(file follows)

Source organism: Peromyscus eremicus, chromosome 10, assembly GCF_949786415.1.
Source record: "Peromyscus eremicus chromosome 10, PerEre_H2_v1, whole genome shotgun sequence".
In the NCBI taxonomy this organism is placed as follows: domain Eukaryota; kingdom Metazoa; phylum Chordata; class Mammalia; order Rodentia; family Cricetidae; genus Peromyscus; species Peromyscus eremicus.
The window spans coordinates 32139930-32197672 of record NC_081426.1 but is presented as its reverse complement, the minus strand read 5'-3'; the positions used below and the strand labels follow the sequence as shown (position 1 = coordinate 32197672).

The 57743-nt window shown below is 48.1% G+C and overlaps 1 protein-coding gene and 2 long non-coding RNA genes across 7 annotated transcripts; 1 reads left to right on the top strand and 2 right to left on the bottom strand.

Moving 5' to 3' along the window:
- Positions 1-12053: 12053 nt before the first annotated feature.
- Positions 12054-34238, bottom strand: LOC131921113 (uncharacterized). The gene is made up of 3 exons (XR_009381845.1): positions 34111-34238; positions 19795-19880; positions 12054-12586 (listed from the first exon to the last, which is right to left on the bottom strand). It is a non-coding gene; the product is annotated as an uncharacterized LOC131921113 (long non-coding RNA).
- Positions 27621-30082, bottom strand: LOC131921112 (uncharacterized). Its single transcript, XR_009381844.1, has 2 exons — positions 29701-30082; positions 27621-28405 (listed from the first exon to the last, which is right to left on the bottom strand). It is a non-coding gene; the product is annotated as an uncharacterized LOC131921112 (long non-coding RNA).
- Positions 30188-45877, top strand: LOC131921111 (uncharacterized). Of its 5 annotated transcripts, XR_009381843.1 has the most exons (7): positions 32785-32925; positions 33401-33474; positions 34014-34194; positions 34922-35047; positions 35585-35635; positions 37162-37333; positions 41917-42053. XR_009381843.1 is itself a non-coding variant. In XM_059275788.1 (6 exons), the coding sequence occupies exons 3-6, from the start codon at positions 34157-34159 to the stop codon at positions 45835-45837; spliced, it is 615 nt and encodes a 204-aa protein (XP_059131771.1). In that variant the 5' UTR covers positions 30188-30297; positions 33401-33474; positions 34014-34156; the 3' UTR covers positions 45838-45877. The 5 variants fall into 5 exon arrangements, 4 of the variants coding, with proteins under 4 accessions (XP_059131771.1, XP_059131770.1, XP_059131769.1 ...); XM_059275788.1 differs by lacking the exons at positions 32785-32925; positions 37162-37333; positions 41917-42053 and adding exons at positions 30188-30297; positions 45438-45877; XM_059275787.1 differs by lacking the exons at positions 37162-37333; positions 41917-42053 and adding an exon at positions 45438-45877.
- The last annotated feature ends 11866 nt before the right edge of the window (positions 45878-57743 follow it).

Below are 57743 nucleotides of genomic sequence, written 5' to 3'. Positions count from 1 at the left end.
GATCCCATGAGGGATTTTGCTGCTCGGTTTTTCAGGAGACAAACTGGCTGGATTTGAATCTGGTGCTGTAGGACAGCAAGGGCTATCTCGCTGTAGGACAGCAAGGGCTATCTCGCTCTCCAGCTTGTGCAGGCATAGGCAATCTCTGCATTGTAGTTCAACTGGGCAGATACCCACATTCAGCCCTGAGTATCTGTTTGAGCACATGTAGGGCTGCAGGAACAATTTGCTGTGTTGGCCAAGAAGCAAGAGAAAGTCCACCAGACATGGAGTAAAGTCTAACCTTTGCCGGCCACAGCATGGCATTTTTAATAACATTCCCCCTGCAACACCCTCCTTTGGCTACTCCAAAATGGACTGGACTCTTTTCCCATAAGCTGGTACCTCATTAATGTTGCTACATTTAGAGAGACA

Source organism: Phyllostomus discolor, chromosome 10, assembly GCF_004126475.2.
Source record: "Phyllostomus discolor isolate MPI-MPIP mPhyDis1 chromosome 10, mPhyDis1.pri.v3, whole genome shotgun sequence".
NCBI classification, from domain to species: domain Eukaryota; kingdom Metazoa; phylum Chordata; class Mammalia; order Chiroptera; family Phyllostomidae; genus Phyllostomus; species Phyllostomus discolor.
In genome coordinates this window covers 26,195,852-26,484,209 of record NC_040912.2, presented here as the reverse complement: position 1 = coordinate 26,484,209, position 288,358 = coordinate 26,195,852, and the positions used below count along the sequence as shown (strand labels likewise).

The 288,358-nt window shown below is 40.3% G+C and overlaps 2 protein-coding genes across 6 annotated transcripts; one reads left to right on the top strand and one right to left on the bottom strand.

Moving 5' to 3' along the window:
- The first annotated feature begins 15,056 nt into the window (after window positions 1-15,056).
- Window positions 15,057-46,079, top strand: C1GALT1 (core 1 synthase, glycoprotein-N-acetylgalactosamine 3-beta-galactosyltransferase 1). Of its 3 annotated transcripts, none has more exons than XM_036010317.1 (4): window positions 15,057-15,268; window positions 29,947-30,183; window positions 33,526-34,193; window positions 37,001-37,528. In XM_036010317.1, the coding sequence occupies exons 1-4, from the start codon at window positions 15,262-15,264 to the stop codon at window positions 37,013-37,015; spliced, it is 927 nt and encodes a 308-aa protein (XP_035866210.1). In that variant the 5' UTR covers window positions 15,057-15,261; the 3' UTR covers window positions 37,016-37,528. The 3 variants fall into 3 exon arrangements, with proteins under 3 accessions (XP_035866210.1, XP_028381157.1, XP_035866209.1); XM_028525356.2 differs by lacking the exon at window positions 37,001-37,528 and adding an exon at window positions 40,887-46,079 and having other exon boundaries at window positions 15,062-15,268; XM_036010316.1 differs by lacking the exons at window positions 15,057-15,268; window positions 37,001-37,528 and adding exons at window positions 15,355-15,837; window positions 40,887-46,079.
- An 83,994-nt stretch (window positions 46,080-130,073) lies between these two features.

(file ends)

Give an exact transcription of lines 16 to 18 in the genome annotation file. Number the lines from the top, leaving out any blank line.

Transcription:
NCBI classification, from domain to species: domain Eukaryota; kingdom Metazoa; phylum Chordata; class Mammalia; order Chiroptera; family Phyllostomidae; genus Phyllostomus; species Phyllostomus discolor.
In genome coordinates this window covers 26,195,852-26,484,209 of record NC_040912.2, presented here as the reverse complement: position 1 = coordinate 26,484,209, position 288,358 = coordinate 26,195,852, and the positions used below count along the sequence as shown (strand labels likewise).

The 288,358-nt window shown below is 40.3% G+C and overlaps 2 protein-coding genes across 6 annotated transcripts; one reads left to right on the top strand and one right to left on the bottom strand.